Target Tree

Southern Colorado...Ute Indian Reservation...evidence of past activities abound.  One interesting spot we found was the Target Tree Campground, where you could learn about the Ute's connection with and use of the majestic ponderosa pinetree.

As you hike and explore Colorado, you may come across a large, oval shaped "scar" on the lower portion of a ponderosa pine.  This is where the Ute Indians would peel back the bark to gain access to the cambium (inner bark) and sap.  The cambium was used for soups, stews and tea, while the sap was made into a sweet candy.  These trees were also used for target practice to hone the skills of their warriors.

Relaxing in the crisp air at 7700 foot elevation, Oscar and I talked about the gifts the trees gave the Ute.  Oscar was spellbound and a bit dumbfounded.  All this time, he thought all the trees in the world were put there just for him  . . .  

Go figure

Sunday, May 13, 2012

Coronado State Park

Pete & I pulled into the Coronado State Park campground and found a cool site on a bluff overlooking the Rio Grande River (and we're not even in TEXAS!)

We took a short walk to visit the ancient ruins of the Kuaua Pueblo, a farming community which grew up in the 1200s and was visited by Coronado's expedition in the early1540s during his quest for the legendary Seven Cities of gold.  These walls have been rebuilt in the 1930s over the same layout of the pueblo which lies several feet below the ground. The many roomed structure stood 4 stories tall!

Coronado's soldiers wore the latest protection available as they traveled across the land. The short "Sport Sword" and Stirrup in this display are original, while the feathered helmet is a reproduction of more items used by the Spaniards.  They must have looked very strange to the peoples of Kuaua.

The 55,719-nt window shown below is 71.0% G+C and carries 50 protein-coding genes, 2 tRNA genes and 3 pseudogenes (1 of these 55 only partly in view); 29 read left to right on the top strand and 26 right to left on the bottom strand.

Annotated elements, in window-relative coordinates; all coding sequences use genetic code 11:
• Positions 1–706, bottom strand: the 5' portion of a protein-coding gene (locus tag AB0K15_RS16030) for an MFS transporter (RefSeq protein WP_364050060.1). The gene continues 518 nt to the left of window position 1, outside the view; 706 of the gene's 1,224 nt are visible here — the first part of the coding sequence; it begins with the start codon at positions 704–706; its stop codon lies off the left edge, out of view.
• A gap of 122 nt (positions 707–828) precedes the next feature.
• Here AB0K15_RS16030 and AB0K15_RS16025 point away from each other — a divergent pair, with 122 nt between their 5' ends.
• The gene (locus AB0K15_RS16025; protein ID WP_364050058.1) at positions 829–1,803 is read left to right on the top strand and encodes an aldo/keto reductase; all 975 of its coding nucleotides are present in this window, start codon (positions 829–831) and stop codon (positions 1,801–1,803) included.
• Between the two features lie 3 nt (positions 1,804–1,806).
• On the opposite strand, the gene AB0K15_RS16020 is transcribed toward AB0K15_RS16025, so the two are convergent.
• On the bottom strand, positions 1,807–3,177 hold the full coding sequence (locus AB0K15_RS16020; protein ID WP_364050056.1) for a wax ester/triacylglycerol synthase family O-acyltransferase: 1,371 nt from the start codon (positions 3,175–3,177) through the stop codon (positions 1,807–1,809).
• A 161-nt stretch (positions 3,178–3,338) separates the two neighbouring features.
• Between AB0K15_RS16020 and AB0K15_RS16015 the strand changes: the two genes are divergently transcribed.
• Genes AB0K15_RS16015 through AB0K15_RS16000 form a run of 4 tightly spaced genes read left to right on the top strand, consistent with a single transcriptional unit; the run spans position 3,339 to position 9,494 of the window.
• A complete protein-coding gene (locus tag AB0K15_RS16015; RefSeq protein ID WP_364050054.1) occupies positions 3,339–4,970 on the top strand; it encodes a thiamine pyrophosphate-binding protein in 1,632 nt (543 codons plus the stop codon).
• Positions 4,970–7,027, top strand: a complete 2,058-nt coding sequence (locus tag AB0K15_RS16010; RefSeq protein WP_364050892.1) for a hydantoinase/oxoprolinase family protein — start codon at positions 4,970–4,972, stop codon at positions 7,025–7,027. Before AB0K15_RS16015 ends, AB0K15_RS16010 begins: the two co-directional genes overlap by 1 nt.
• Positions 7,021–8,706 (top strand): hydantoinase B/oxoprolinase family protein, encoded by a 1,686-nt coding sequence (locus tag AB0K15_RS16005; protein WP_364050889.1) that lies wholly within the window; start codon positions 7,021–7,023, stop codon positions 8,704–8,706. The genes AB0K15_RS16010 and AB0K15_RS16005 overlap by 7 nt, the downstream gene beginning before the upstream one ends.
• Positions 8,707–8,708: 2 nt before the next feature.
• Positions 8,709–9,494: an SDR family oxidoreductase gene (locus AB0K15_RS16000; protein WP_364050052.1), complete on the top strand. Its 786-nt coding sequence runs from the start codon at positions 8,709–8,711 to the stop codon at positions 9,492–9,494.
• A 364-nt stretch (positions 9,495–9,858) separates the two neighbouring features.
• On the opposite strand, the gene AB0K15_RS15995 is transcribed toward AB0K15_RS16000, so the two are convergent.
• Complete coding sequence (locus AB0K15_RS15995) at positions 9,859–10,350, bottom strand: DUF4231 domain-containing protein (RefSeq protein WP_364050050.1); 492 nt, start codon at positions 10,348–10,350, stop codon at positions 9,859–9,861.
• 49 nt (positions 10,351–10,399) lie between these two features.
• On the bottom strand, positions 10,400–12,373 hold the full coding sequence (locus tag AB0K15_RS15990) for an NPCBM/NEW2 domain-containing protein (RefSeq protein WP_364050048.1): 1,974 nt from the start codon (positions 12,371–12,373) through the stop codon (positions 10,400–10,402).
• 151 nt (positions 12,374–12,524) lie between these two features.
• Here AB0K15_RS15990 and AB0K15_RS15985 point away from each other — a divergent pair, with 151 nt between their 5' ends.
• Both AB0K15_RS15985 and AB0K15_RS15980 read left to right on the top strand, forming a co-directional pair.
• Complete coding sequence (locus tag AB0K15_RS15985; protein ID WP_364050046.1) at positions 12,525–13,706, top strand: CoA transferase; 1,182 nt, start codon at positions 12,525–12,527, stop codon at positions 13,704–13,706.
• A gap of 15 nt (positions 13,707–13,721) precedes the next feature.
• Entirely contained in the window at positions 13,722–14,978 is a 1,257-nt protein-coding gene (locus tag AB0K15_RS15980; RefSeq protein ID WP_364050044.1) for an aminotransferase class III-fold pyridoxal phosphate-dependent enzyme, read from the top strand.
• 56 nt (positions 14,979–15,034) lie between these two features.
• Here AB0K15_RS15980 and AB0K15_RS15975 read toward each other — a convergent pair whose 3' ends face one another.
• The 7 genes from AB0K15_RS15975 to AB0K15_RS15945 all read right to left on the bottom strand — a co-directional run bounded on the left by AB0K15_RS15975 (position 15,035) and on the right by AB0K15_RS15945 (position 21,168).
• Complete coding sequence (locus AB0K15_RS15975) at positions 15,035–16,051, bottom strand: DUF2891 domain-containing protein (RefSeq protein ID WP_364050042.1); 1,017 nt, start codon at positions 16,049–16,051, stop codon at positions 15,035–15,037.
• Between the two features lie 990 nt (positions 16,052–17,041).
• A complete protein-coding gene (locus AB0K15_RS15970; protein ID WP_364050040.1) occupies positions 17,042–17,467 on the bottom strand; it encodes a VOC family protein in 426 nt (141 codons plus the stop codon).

We walked along the trail through the archeological site.  When Pete saw this sign, he looked kinda worried.  I told him not to worry, that I, Oscar the Smiley Dog, would protect him . . .
 Just down the trail a bit, these two snakes were all intertwined and slowly wiggling in the dirt.  As I jumped up into Pete's arms (to calm him down, of course) he said we had nothing to worry about and that the two snakes needed to "get a room".  What did he mean by that?  He's so weird.

To show him that I ain't afraid of wild animals, on the way back to the campground, I hopped out of his arms and had my picture taken next to this huge, scary, bear.  "Nanny, nanny, boo boo, bear!"

Our neighbors, Bennie and Edith invited us over for some conversation and lap time, my favorite thing.

Another great campground with new things to see and sniff . . .
I LOVED IT!!!!!!!!!

Thursday, May 10, 2012

Summer 2012 Journeys Begin!

 Finally!  All packed up and heading out  . . .
Look real close at the back window of the truck and you 'll see Oscar saying goodbye to the house as we depart for another adventure.

 The deer all smiled as they relaxed in the front yard and watched as we departed.

Oscar the Smiley dog made a spectacle of himself by yelling goodbye to all our neighbors. 
(he can be SO embarrassing sometimes)

 Our first night's stop was in Buffalo Gap, TX where I went to The Purple Buffalo and purchased a new mountain dulcimer.  What a treat!  Click on the link to read all about the Purple Buffalo and see the cool stuff they have.   Later that evening I had the distinct pleasure of sitting in a jam session with the infamous Dulcimer Divas, who play regularly at one of the local cafes.  As I jammed with the divas, Jonnette and Sandi, Oscar sat on the lap of his new best friend, Jay.

After a pleasant day's drive, Oscar & I are settled in for the night at Oasis State Park, near Clovis New Mexico. 

The adventure continues...